How to Build Sustainable Societies

TUE, OCT 5, 2010 (1:28:45)

To explain what it will take to build sustainable societies, Sartaz Ahmed of Booz discusses building sustainable cities; Larry Burns (formerly of GM) discusses clean vehicles; and architect Joan Krevlin discusses green buildings.

+ BIO: Sartaz Ahmed

Sartaz Ahmed is a principal with Booz & Company and works with clients in the energy and infrastructure sectors on critical issues related to energy, carbon, and sustainability. Her projects focus on the fundamentals of hydrocarbon supply-and-demand, the development of alternative fuels and technology, and ways of reducing energy consumption. Ahmed’s recent engagements have included understanding the impact of electric vehicles on the demand for transportation fuels and understanding electricity generation investment decisions in light of impeding carbon charges. Prior to joining Booz & Company, she gained experience in the energy sector in Asia, Middle East, Europe, and North America while working for Deloitte Consulting, Global Business Network, Texaco, and Kuwait Oil Company. Ahmed has contributed to several Booz & Company articles and studies, most recently: “Beyond Green Hype: Getting Realistic About Energy Efficiency.”

+ BIO: Larry Burns

Larry Burns teaches engineering at the University of Michigan and directs the Roundtable on Sustainable Mobility at the Columbia University Earth Institute. Formerly he was vice president of R&D at General Motors. Burns has been a major voice for the “reinvention” of the automobile and the diversification of transportation energy. Within GM, he personally championed vehicle electrification, “connected” vehicles, fuel cells, biofuels, advanced batteries, autonomous driving, and a series of innovative concept vehicles. He has been a leading advocate for design and technology innovation focused on the total customer experience and the application of operations research. Burns is currently an engineering professor at University of Michigan and director of the Roundtable on Sustainable Mobility at the Earth Institute at Columbia University. In addition, Burns serves as senior advisor to the chairman at Hess Corporation, vice chairman at the Midwest Research Institute, and contractor at National Renewable Energy Laboratory. Burns is a member of the CleanTech Advisory Council at VantagePoint Venture Partners and is on the advisory council for GreenTech Capital Advisors.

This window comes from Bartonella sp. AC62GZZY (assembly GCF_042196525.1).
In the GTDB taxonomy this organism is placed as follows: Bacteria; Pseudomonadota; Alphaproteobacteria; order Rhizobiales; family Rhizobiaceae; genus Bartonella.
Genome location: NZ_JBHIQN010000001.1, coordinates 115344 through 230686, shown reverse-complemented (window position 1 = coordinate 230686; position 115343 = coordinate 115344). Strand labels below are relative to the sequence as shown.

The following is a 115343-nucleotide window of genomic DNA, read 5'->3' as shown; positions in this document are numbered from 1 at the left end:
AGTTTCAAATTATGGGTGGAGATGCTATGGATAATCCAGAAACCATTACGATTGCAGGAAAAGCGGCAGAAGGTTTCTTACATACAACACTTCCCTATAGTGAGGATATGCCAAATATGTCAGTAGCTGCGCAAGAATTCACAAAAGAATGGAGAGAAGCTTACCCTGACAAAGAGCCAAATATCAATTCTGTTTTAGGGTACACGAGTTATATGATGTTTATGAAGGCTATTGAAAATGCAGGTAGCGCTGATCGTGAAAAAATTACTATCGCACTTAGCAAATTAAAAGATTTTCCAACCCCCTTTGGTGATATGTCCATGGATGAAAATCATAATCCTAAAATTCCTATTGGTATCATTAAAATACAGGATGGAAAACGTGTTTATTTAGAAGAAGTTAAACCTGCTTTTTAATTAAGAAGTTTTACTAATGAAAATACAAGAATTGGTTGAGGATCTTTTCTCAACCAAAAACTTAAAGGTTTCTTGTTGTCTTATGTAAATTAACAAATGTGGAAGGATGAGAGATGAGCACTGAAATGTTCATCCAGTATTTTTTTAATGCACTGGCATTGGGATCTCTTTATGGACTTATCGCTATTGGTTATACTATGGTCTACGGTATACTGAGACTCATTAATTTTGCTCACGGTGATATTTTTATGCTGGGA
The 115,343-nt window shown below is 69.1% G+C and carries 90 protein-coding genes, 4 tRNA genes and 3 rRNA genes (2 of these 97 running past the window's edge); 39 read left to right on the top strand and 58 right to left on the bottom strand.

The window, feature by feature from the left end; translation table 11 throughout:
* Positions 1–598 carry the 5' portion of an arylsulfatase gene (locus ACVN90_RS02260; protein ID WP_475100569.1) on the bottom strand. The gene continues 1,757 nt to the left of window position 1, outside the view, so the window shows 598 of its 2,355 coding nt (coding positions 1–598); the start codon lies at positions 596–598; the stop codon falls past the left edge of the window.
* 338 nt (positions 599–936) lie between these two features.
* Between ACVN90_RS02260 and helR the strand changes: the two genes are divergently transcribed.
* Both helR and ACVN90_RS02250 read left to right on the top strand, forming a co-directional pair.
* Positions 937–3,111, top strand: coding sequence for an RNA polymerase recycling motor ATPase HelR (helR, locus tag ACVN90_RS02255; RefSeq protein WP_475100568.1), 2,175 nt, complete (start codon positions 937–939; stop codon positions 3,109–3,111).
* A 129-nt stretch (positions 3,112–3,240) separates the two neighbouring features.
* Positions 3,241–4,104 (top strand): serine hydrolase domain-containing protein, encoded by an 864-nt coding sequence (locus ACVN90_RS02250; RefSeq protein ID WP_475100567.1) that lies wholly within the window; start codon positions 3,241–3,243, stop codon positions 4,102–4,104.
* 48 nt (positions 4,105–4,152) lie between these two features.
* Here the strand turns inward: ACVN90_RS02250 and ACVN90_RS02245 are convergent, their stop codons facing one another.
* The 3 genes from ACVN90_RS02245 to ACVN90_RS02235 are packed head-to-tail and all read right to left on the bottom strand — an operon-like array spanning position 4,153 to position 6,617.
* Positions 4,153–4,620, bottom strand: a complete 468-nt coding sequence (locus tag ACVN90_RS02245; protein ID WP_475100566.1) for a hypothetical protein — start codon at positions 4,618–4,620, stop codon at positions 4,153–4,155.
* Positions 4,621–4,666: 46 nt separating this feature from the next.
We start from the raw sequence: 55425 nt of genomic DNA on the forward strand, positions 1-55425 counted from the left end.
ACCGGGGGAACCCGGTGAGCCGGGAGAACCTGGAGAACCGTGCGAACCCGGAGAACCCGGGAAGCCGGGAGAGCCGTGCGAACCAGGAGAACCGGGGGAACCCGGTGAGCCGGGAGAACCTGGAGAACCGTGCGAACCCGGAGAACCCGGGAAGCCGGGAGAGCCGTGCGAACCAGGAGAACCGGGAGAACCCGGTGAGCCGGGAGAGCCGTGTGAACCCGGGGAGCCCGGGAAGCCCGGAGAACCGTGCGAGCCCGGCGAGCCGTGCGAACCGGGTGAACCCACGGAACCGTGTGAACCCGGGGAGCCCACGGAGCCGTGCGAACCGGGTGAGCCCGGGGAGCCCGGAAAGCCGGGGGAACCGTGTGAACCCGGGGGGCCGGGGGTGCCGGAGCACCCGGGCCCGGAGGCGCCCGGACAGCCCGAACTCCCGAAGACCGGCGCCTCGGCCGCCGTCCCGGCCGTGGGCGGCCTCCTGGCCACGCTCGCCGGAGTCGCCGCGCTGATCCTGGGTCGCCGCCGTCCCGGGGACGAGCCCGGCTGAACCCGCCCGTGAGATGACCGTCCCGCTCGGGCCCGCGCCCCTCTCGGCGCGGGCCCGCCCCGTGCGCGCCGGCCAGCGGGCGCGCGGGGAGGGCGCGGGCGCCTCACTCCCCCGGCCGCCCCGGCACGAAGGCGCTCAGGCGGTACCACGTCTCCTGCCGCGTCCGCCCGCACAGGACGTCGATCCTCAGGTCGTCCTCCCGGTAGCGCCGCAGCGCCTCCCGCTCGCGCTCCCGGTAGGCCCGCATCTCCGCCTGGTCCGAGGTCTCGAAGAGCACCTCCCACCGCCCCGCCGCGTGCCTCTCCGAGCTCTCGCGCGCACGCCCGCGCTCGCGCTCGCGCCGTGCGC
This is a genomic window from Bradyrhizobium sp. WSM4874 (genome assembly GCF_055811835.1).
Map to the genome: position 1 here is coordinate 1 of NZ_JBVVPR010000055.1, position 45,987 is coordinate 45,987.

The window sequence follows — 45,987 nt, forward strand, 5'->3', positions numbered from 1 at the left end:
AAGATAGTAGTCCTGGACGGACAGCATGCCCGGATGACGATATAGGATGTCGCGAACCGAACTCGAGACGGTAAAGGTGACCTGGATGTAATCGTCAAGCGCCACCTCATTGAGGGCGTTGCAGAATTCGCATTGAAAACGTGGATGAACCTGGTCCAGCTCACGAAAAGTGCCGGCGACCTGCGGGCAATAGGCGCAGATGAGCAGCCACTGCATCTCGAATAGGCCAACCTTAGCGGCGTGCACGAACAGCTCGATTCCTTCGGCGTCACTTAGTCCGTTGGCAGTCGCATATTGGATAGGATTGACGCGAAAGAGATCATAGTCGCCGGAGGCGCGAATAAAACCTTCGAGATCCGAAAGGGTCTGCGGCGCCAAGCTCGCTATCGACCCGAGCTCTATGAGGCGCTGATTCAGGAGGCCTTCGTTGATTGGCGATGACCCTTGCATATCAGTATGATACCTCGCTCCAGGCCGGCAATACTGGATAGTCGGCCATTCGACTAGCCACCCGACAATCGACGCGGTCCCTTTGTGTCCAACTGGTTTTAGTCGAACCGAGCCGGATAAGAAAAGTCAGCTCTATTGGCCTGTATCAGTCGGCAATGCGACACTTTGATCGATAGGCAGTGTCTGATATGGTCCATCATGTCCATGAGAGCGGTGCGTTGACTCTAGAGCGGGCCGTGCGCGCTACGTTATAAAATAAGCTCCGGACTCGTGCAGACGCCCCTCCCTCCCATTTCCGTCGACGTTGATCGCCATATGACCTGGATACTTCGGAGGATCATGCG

+ BIO: Joan Krevlin

Joan Krevlin, Fellow of the American Institute of Architects and founding partner of BKSK Architects, has specialized in sustainable community design for decades. She designed the Queens Botanical Garden Visitor Center, which was the first public building in New York to earn a Platinum LEED certification. The Visitor Center also received an AIA Committee on the Environment (COTE) Top Ten Green Projects award in 2008. Krevlin also oversaw the design of the Tribute World Trade Center 9/11 Visitor Center, the first space to open to visitors in the Ground Zero area. Krevlin has served on the NYC Green Codes Task Force since its creation in the 1990s. She is a frequent presenter at national conferences, and has authored articles on interactive learning environments and on architect/client collaboration.

+ BIO: Thomas Stewart

Thomas Stewart is the chief marketing and knowledge officer of Booz & Company, a global management consulting firm. In this position, Stewart leads Booz & Company’s marketing, intellectual capital, and knowledge management efforts. Prior to joining Booz & Company, he was the editor and managing director of Harvard Business Review from 2002–2008. He has also served as the editorial director of Business 2.0 and a member of the Board of Editors of Fortune magazine. In a series of Fortune articles, he pioneered the field of intellectual capital, which led to his 1997 book Intellectual Capital: The New Wealth of Organizations. His second book, Wealth of Knowledge: Intellectual Capital and the Twenty-first Century Organization, reveals how today’s companies are applying the concept of intellectual capital in their operations to increase success in the marketplace. Stewart is a senior adviser to the Center for Work-Life Policy, a consortium of business leaders seeking new solutions to energy issues. He is also a fellow of the World Economic Forum. In 2005, the European Foundation for Management Development named him 17th on its “Thinkers 50” list of the 50 most influential management thinkers.

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